You see, the whole idea of “Women not teaching men” is not an attempt to restrict women or keep them in their place… rather its an attempt to protect women from a judgement that God does not want to hold against them. It’s a command filled with mercy and love and protective intent.

The day will come when Jesus returns and all the bible teachers are judged, and men and women will look and say, “Oh my… I now understand why God didn’t want women to teach men… God was looking out for them… God didn’t want to subject them to this level of judgement.” Remember what God said to Ezekiel… the wicked person will die for his iniquity. Yet I will hold you responsible for his blood.

2 thoughts on “My response to “Why shouldn’t women preach to men?”

  1. Geoff Chambers says:

    Assuming of course the Bible forbids women to preach. It says they must not teach, but the work needs to be done to show that teach means preach.

    It’s more of an in-house argument for those who are convicted that the bible forbids women preaching, not really an argument that convinces us the bible forbids women preaching.

    Anyway, nice work. I think you do strike a chord that men should be protectors in some sense. I live in a part of a town where men have abandoned almost every notion of responsibility toward women and children, and it’s very depressing. Come Lord Jesus Come.

  2. Kate D says:

    Just reflecting on your post…

    1. I’m not convinced your analogy isn’t cultural.

    2. My feeling is that I agree there is something wrong with the picture of men ducking behind women to hide but I also don’t feel comfortable with women ducking behind men to hide (I know this wasn’t stated in your scenario). I think the right response would to be courageous regardless of whether you were a man or a woman… so your scenario says more to me about courage than about manhood/womanhood…

    3. Back to the question “why shouldn’t women preach to men” and further back to the preceding question “should women preach to men”… this topic frustrates me so much because I still don’t know where I stand on it. :-) In one sense, it doesn’t matter- I’m convinced there are godly followers of Christ searching the scriptures who have come to different conclusions about different topics. I could compare different views of baptism for instance. But I’m convinced in my own mind about what the bible says about baptism but as for the role of women in church- I feel frustrated that I personally have a lack of conviction either way about women preaching to men. When I was doing the gg training course at HBC, I refused to lead guys because even though it was training, it was a real bible study and I knew HBC’s position and I didn’t want to ‘fake lead’ a bible study… But I’m not at HBC anymore (miss you all) and recently I’ve been looking around and thinking about ‘do I want to try and start a bible study/ prayer group at work’… and ideally I want to have some conviction either way so I’m prepared if men join. And I know that a bible study at work is different to preaching at church… but aren’t the principles very similar?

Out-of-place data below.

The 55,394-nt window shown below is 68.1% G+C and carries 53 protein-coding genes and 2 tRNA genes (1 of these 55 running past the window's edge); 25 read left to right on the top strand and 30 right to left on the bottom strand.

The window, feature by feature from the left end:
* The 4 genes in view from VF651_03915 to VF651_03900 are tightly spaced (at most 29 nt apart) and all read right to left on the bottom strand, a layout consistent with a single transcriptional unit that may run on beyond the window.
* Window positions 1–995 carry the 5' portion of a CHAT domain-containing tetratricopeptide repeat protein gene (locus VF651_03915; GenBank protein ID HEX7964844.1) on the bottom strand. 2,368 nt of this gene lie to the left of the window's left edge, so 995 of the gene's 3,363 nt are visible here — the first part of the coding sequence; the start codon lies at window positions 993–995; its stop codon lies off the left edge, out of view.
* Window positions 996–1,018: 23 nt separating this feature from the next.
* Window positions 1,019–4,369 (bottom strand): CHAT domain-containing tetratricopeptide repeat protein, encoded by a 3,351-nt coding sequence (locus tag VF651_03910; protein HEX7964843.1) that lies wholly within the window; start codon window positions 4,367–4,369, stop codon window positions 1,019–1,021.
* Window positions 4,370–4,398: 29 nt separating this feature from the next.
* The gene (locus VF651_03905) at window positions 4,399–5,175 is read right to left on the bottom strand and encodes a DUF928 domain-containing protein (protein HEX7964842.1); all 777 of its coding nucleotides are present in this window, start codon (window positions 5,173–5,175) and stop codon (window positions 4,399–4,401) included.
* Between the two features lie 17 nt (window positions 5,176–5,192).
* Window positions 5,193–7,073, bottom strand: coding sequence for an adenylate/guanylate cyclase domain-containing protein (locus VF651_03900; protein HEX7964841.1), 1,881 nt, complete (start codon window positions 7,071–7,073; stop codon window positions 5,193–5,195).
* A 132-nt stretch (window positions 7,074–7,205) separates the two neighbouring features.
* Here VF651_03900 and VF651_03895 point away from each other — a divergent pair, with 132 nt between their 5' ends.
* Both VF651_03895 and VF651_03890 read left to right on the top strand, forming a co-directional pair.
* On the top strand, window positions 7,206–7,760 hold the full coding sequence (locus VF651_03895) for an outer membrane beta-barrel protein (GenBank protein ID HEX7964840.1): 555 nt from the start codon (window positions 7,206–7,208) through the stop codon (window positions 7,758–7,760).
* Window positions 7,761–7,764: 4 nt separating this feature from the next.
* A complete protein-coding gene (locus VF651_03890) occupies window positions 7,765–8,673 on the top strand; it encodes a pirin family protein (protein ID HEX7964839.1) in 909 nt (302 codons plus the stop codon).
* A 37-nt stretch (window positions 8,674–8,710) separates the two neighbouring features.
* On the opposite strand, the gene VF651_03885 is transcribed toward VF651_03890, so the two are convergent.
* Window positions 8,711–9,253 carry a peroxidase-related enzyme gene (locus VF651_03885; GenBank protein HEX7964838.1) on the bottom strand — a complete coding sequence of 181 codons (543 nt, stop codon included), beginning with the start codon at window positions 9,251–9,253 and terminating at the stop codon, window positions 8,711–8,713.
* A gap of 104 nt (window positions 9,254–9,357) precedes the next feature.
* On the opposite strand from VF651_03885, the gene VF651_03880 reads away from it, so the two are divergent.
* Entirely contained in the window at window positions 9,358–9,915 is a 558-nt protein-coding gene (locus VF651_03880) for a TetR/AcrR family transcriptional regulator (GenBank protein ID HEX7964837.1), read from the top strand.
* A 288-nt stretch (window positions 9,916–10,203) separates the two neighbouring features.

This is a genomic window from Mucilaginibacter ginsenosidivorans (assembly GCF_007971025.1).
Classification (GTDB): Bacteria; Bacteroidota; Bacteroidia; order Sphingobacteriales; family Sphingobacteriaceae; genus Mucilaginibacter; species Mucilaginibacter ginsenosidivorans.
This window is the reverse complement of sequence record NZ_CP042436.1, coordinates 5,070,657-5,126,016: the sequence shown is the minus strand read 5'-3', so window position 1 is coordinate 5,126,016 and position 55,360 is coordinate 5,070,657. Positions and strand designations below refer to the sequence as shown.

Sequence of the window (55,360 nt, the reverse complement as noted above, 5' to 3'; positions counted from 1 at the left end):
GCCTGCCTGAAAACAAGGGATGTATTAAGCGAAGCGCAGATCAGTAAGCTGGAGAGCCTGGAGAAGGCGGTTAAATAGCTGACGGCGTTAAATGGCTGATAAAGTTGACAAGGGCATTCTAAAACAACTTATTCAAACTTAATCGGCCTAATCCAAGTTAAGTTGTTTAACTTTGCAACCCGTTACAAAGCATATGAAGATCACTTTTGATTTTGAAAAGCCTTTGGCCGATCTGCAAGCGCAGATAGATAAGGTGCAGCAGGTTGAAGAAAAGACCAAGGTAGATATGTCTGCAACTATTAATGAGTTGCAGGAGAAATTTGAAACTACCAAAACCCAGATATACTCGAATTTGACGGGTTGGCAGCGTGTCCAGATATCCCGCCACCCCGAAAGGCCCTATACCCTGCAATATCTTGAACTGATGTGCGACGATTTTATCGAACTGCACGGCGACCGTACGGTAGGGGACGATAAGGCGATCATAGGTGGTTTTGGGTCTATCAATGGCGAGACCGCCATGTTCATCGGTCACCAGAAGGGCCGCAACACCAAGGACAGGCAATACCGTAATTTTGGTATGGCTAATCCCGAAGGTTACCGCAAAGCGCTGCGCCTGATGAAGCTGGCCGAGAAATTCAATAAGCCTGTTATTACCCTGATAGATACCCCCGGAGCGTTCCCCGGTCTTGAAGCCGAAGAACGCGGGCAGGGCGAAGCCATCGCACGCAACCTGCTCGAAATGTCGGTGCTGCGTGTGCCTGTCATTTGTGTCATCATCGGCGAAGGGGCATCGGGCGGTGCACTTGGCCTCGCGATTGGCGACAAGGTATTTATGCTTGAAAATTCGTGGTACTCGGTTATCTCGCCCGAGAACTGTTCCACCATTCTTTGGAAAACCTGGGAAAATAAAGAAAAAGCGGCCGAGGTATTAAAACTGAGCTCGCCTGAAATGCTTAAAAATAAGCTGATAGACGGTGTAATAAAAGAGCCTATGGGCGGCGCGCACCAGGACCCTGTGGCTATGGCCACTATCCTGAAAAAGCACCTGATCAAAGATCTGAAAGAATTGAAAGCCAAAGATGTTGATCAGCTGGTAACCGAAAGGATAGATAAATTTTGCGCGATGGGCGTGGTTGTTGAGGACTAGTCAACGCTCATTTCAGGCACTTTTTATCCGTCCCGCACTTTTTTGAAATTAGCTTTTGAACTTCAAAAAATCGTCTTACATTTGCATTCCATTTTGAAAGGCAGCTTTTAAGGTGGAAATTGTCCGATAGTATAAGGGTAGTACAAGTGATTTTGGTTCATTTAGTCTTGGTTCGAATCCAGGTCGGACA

Anyway those are my reflections. I liked your blog post- but after a day of mulling over it (on top of several years of on and off reading and thinking and praying for clarity and chatting with other believers) I still don’t have clear convictions about what women’s roles in church should be. (And I’m a women who loves church! *sighs* *remembers Jesus is in charge of church and everything else as well* *smiles*).

    PS: Please don’t feel like you have to reply. I just posted here instead of fb because I wanted to give feedback but didn’t want to post a huge post on fb.